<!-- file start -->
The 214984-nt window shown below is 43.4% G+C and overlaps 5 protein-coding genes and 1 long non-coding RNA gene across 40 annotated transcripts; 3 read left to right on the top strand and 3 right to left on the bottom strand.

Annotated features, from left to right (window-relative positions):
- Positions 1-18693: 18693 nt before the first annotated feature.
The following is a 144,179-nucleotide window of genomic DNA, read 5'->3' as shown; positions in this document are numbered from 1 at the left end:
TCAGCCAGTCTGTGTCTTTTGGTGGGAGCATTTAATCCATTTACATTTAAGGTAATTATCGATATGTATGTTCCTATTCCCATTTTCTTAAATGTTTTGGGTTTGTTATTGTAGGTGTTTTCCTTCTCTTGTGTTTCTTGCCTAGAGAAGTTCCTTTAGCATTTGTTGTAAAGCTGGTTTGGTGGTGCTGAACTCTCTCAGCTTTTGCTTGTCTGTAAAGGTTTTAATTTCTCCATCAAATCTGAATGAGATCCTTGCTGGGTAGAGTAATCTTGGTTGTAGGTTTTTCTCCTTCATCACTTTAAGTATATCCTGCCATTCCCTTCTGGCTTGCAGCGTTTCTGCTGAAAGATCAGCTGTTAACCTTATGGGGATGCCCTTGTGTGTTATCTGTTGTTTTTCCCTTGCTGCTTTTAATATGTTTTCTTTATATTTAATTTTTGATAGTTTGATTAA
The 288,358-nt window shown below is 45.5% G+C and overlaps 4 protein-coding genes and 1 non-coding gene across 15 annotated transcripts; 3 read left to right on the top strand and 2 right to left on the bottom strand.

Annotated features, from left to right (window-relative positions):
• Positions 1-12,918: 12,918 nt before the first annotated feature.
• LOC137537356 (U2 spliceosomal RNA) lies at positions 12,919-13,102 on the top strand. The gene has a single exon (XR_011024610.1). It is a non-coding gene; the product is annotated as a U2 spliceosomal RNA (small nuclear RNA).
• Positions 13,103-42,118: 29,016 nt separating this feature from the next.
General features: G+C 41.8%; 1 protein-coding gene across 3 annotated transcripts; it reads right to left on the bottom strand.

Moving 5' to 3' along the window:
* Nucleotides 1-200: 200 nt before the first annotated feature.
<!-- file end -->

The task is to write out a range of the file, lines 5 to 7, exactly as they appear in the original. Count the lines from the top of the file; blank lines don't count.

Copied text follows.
TCAGCCAGTCTGTGTCTTTTGGTGGGAGCATTTAATCCATTTACATTTAAGGTAATTATCGATATGTATGTTCCTATTCCCATTTTCTTAAATGTTTTGGGTTTGTTATTGTAGGTGTTTTCCTTCTCTTGTGTTTCTTGCCTAGAGAAGTTCCTTTAGCATTTGTTGTAAAGCTGGTTTGGTGGTGCTGAACTCTCTCAGCTTTTGCTTGTCTGTAAAGGTTTTAATTTCTCCATCAAATCTGAATGAGATCCTTGCTGGGTAGAGTAATCTTGGTTGTAGGTTTTTCTCCTTCATCACTTTAAGTATATCCTGCCATTCCCTTCTGGCTTGCAGCGTTTCTGCTGAAAGATCAGCTGTTAACCTTATGGGGATGCCCTTGTGTGTTATCTGTTGTTTTTCCCTTGCTGCTTTTAATATGTTTTCTTTATATTTAATTTTTGATAGTTTGATTAA
The 288,358-nt window shown below is 45.5% G+C and overlaps 4 protein-coding genes and 1 non-coding gene across 15 annotated transcripts; 3 read left to right on the top strand and 2 right to left on the bottom strand.

Annotated features, from left to right (window-relative positions):